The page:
As Rio de Janeiro rings in its tenure as host city to the Summer Olympics with street violence, deadly pollution, jihadist threats, incomplete facilities, and a plague, many around the world are wondering: who thought the embattled Brazilian city would be a good host for anything of this magnitude?
The Summer Olympics is the second major global sporting event Brazil clinched hosting duties for under the rule of the socialist Workers’ Party (PT) – and its founder, President Luiz Inácio Lula da Silva – two years after its surprisingly uneventful run as hosts of the FIFA World Cup. Brazil winning World Cup hosting duties made sense; it was the only candidate. The Olympic bid, however, was a competitive one, with highly developed cities like Madrid and Chicago making the case that they were safer, better-prepared venues for such an event.
The IOC chose Brazil at a time in which the nation had swung radically left, and comments by IOC officials at the time indicate that they were more interested in rewarding Brazil for making Lula their head of state than rewarding the nation with the best bid to host the Olympic Games.
At the time of Rio’s winning Olympic bid, International Olympic Committee (IOC) president Jacques Rogge said of Brazil, “There was absolutely no flaw in the bid.” IOC Evaluation Commission chair Nawal El Moutawakel implied this was false, but refused to speak ill of Rio de Janeiro.
“I can only assure you on positive comments, I will not be saying any negative comments. All that we are seeing so far is positive,” she said following a visit to the city, asked if she could identify any drawbacks to giving the bid to an underdeveloped city. Instead, she spoke of how Lula da Silva’s ideology wooed the IOC:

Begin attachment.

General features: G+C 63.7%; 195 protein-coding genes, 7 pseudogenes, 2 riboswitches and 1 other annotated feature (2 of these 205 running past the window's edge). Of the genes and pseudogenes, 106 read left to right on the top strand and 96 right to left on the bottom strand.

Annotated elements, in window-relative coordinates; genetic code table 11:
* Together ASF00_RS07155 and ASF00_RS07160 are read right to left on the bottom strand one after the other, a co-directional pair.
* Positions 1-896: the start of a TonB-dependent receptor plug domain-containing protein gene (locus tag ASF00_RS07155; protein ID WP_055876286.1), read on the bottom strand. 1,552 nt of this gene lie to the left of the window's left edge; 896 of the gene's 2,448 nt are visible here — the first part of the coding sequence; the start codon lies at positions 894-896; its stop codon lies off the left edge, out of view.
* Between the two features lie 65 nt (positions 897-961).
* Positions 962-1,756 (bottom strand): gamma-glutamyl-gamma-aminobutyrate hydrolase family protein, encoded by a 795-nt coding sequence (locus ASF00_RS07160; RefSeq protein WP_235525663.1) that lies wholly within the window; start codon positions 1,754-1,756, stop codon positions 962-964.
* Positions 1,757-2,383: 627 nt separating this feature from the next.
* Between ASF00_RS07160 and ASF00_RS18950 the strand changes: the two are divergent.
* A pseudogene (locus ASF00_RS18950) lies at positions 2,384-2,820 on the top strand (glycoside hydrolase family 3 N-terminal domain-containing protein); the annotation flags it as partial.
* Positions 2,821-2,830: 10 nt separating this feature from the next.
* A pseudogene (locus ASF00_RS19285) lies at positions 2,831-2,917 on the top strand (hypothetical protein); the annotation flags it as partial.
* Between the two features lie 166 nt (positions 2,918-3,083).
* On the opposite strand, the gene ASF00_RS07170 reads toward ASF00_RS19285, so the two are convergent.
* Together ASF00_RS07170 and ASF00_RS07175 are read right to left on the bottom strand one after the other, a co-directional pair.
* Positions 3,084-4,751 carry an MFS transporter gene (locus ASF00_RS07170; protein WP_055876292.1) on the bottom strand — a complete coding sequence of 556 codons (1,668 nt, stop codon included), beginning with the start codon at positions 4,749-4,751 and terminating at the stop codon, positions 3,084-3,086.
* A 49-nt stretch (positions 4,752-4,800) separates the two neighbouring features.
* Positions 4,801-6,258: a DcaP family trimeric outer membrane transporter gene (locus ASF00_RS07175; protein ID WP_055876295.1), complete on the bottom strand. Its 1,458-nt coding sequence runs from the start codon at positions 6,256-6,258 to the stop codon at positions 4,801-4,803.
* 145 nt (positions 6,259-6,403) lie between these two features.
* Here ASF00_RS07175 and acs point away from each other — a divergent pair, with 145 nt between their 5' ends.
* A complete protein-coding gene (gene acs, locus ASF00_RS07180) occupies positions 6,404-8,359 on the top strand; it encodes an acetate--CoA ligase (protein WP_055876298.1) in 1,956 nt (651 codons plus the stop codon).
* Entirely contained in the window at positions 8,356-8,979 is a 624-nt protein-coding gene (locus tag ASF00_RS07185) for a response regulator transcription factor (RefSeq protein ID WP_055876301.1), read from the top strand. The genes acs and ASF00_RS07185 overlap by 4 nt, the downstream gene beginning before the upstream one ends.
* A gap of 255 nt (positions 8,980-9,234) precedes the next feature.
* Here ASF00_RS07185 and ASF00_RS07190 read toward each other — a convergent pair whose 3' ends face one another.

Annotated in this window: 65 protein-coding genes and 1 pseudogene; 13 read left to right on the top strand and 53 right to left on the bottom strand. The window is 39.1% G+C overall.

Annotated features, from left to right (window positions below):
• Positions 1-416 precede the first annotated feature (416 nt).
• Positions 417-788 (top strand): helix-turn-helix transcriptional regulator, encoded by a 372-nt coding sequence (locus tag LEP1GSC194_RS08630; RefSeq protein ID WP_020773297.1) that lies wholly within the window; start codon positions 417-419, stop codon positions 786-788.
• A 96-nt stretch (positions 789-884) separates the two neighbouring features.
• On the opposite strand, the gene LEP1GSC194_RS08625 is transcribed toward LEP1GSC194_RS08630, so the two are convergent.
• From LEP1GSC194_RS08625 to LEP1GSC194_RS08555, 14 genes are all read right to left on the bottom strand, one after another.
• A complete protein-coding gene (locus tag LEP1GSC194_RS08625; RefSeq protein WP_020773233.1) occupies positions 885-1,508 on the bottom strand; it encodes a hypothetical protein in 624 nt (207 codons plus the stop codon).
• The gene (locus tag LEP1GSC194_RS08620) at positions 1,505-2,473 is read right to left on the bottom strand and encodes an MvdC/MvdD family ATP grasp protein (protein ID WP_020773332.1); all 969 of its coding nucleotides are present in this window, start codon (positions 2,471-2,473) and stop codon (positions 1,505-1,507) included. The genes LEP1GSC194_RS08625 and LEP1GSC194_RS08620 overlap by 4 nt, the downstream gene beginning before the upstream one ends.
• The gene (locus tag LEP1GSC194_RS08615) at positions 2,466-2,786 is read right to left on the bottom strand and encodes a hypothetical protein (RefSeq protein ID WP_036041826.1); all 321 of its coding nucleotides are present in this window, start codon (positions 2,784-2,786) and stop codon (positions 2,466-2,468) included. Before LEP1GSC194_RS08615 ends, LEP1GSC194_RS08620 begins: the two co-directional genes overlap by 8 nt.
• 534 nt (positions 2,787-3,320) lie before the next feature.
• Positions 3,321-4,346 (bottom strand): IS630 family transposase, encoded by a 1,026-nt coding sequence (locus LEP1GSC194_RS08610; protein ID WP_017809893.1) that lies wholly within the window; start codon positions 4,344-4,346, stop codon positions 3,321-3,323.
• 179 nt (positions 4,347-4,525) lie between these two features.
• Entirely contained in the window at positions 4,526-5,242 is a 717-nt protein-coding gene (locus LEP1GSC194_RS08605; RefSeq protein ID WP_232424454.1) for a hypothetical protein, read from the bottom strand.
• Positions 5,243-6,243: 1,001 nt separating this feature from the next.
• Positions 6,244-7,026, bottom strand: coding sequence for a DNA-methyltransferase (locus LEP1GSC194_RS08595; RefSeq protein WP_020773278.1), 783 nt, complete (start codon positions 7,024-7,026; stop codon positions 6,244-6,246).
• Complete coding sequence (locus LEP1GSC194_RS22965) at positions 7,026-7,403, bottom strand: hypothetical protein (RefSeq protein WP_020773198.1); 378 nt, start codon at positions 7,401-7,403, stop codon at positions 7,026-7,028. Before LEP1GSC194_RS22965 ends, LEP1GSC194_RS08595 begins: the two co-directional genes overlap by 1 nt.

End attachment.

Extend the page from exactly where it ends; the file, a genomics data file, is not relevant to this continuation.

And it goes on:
We found behind Lula, a dream of a city and also a dream of a nation. He is a strong supporter of Rio de Janeiro’s bid for three main reasons. One reason is the social inclusion for the youth of Brazil and the youth of Rio. The second point is there is a development of all sports infrastructure and other infrastructure that can be a long legacy for the city and country. And the third point is to bring major big events to the city and the country, like the World Cup 2014, and World Military Games and having this bid in this part of the world can be important not only for the city, but the country and the continent.
“There is a vision between now and many years yet to come, these Olympic Games come right in the middle of a global vision led by President Lula and the entire government,” she concluded.
The New York Times attributed the Rio de Janeiro Olympic bid’s success in part to the IOC’s politics in 2009, not just the competence of a city to host. “It helped Rio that the I.O.C. has a history of trying to effect change with its choices for bid cities. The committee awarded the 2008 Summer Games to Beijing, hoping to help open China to the world,” the newspaper noted, “…By choosing Rio, it could help the country develop faster and could bring an entire continent of people closer to the Olympic movement.”